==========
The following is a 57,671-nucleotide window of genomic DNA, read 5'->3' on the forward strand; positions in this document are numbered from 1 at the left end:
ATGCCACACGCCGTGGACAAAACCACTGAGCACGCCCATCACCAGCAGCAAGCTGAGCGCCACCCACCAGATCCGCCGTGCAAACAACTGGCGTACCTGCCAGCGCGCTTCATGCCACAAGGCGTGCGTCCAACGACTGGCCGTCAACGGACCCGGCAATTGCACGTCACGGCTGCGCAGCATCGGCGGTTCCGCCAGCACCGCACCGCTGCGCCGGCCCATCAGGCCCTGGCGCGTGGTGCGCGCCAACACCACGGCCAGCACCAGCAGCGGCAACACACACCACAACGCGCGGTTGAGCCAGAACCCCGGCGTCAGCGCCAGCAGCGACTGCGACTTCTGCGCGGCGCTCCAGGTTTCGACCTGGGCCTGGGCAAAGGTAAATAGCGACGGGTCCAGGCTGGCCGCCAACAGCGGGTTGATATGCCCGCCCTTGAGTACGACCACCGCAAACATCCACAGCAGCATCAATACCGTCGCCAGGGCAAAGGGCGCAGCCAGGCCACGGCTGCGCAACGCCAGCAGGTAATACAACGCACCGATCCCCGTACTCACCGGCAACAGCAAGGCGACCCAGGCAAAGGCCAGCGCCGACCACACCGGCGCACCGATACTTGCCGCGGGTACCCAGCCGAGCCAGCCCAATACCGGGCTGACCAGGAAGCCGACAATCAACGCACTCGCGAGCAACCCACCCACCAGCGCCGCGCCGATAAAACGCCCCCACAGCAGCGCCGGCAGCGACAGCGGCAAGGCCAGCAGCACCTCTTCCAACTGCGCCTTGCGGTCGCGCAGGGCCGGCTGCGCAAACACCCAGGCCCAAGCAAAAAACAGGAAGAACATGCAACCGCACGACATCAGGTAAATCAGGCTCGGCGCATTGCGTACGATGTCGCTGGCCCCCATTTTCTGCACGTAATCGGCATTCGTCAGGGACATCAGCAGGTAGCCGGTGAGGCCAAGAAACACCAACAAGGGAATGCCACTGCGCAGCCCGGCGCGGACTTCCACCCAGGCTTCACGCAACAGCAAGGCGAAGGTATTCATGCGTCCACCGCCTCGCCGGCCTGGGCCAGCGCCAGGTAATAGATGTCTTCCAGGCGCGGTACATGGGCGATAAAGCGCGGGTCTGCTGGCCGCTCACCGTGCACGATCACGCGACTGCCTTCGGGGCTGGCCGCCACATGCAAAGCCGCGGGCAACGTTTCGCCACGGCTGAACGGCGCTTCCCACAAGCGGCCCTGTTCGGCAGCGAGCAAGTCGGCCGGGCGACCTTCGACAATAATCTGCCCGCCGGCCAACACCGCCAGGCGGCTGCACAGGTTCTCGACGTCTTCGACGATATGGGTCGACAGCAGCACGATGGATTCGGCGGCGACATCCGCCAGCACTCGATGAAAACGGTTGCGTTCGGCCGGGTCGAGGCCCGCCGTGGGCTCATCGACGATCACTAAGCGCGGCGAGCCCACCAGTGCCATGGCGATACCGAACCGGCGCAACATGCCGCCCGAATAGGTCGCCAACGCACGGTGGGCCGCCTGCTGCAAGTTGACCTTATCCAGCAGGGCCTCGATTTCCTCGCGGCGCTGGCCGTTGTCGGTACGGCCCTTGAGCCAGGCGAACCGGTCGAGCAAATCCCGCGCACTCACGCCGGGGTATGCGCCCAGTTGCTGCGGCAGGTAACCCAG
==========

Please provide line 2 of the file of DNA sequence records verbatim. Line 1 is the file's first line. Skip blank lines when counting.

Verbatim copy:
ATGCCACACGCCGTGGACAAAACCACTGAGCACGCCCATCACCAGCAGCAAGCTGAGCGCCACCCACCAGATCCGCCGTGCAAACAACTGGCGTACCTGCCAGCGCGCTTCATGCCACAAGGCGTGCGTCCAACGACTGGCCGTCAACGGACCCGGCAATTGCACGTCACGGCTGCGCAGCATCGGCGGTTCCGCCAGCACCGCACCGCTGCGCCGGCCCATCAGGCCCTGGCGCGTGGTGCGCGCCAACACCACGGCCAGCACCAGCAGCGGCAACACACACCACAACGCGCGGTTGAGCCAGAACCCCGGCGTCAGCGCCAGCAGCGACTGCGACTTCTGCGCGGCGCTCCAGGTTTCGACCTGGGCCTGGGCAAAGGTAAATAGCGACGGGTCCAGGCTGGCCGCCAACAGCGGGTTGATATGCCCGCCCTTGAGTACGACCACCGCAAACATCCACAGCAGCATCAATACCGTCGCCAGGGCAAAGGGCGCAGCCAGGCCACGGCTGCGCAACGCCAGCAGGTAATACAACGCACCGATCCCCGTACTCACCGGCAACAGCAAGGCGACCCAGGCAAAGGCCAGCGCCGACCACACCGGCGCACCGATACTTGCCGCGGGTACCCAGCCGAGCCAGCCCAATACCGGGCTGACCAGGAAGCCGACAATCAACGCACTCGCGAGCAACCCACCCACCAGCGCCGCGCCGATAAAACGCCCCCACAGCAGCGCCGGCAGCGACAGCGGCAAGGCCAGCAGCACCTCTTCCAACTGCGCCTTGCGGTCGCGCAGGGCCGGCTGCGCAAACACCCAGGCCCAAGCAAAAAACAGGAAGAACATGCAACCGCACGACATCAGGTAAATCAGGCTCGGCGCATTGCGTACGATGTCGCTGGCCCCCATTTTCTGCACGTAATCGGCATTCGTCAGGGACATCAGCAGGTAGCCGGTGAGGCCAAGAAACACCAACAAGGGAATGCCACTGCGCAGCCCGGCGCGGACTTCCACCCAGGCTTCACGCAACAGCAAGGCGAAGGTATTCATGCGTCCACCGCCTCGCCGGCCTGGGCCAGCGCCAGGTAATAGATGTCTTCCAGGCGCGGTACATGGGCGATAAAGCGCGGGTCTGCTGGCCGCTCACCGTGCACGATCACGCGACTGCCTTCGGGGCTGGCCGCCACATGCAAAGCCGCGGGCAACGTTTCGCCACGGCTGAACGGCGCTTCCCACAAGCGGCCCTGTTCGGCAGCGAGCAAGTCGGCCGGGCGACCTTCGACAATAATCTGCCCGCCGGCCAACACCGCCAGGCGGCTGCACAGGTTCTCGACGTCTTCGACGATATGGGTCGACAGCAGCACGATGGATTCGGCGGCGACATCCGCCAGCACTCGATGAAAACGGTTGCGTTCGGCCGGGTCGAGGCCCGCCGTGGGCTCATCGACGATCACTAAGCGCGGCGAGCCCACCAGTGCCATGGCGATACCGAACCGGCGCAACATGCCGCCCGAATAGGTCGCCAACGCACGGTGGGCCGCCTGCTGCAAGTTGACCTTATCCAGCAGGGCCTCGATTTCCTCGCGGCGCTGGCCGTTGTCGGTACGGCCCTTGAGCCAGGCGAACCGGTCGAGCAAATCCCGCGCACTCACGCCGGGGTATGCGCCCAGTTGCTGCGGCAGGTAACCCAG